Tips for Remote Team Communication
Communication is important. Even those weird, oddly unproductive employees who share the same geographical location (can you believe people still do that when the benefits of remote working are so obvious?) need to talk to each other. Of course, when you’re talking about a remote team, it becomes even more critical; team communication has been called the oxygen of distributed workers.
There are plenty of online collaboration tools out there to make sure that you and your team of digital nomads can stay in touch. There’s certainly no shortage of ways you can communicate, but it’s important to understand the differences between them and know which works best, for what.
Types of online communication
Online communication and collaboration software come under one of three headings. They are:
These are the methods where you’d do the equivalent of leaving a post-it note on someone’s desk. It doesn’t matter if they’re currently working or not, the message will get delivered and they can reply when they’re ready. Email is the most obvious option here, but Slack chat and similar, Trello and Skype are other examples.
Here, you talk in real time. It could be that you’re teleconferencing at an agreed time, or you’re all logged in to a GoToMeeting or Zoom video chat. The plus side of this is getting an immediate response; the downside is that it can be hard to arrange if you have employees working in different time zones.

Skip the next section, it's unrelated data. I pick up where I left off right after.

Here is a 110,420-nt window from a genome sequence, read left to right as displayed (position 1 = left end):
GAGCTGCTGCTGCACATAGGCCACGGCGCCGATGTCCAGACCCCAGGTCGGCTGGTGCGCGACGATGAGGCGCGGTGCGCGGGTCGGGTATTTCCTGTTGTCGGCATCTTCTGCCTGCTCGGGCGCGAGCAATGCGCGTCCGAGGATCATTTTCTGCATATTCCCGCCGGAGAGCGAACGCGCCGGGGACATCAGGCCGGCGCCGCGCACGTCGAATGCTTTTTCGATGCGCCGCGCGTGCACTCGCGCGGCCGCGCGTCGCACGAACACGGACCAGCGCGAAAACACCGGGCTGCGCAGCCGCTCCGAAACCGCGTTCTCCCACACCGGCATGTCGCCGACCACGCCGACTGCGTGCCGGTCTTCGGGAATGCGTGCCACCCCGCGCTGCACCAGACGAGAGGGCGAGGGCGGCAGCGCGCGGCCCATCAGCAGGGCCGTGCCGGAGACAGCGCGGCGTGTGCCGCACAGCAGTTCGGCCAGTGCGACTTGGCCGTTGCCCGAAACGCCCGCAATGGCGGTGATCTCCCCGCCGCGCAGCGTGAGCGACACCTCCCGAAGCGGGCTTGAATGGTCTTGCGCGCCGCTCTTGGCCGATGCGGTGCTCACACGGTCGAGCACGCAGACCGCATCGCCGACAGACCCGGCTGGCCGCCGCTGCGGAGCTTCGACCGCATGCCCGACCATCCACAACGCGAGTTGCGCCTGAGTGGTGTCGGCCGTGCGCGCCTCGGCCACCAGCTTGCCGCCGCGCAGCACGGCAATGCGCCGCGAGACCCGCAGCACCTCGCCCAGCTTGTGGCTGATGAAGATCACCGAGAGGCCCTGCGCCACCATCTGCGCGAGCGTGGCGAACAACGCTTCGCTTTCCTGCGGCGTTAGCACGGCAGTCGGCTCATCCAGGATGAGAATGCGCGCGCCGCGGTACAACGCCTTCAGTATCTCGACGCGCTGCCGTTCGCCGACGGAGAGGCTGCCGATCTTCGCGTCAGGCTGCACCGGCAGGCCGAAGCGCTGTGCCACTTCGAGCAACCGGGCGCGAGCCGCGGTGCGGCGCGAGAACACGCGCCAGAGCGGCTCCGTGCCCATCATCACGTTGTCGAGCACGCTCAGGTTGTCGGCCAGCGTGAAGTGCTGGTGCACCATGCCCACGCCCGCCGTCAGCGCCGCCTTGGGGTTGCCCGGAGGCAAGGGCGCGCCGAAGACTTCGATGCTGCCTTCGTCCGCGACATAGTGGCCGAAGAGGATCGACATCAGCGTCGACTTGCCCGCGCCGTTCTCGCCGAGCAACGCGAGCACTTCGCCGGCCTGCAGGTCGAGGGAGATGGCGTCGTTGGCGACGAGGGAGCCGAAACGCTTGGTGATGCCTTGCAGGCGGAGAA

Face to face meetings
If you can get the team together, it can do wonders for team bonding. You could invite your remote team to the company picnic, organize an away day or hold a meeting in the office for #throwbackthursday.
The staple of remote working is asynchronous communication. It works well, most of the time, but if your team aren’t all working at the same time, then you might be waiting a while for a reply. For vital communication, synchronous tools are your best bet.
Tips for using your tools more effectively
It isn’t just about finding the right virtual communication tools for your project. It’s also about knowing how to use them to get the best out of the software and your remote team.
Be clear about the methods.
Or, communicate about your communication. Make sure that each channel has a clear purpose, and that your virtual workers know which they should use and when. Non-urgent project updates? Leave a comment on the Trello card for the job. Urgent? Skype me. Zombocalypse? Call me on my cell phone.
If you don’t do this, then you risk your team using the wrong method, and a vital message not getting across. On the other end of the spectrum, a small thing that doesn’t need an immediate response can tie up everyone’s time if it’s aired on a group channel rather than directed.
Know when people are available
Here at DistantJob, we advocate that distributed team members work the same hours as company HQ. We think it makes things simpler because it means that communication is clearer. If you don’t choose to follow our expert advice, then you’ll want to look for a tool that will let you see at a glance what the time is for each of your employees.
That will help you to schedule meetings for times that will work for everyone. You’ll be sure that you won’t ring one of your digital nomads when they’re sound asleep or out on a date. Tools like World Time Buddy are great for knowing when work hours overlap.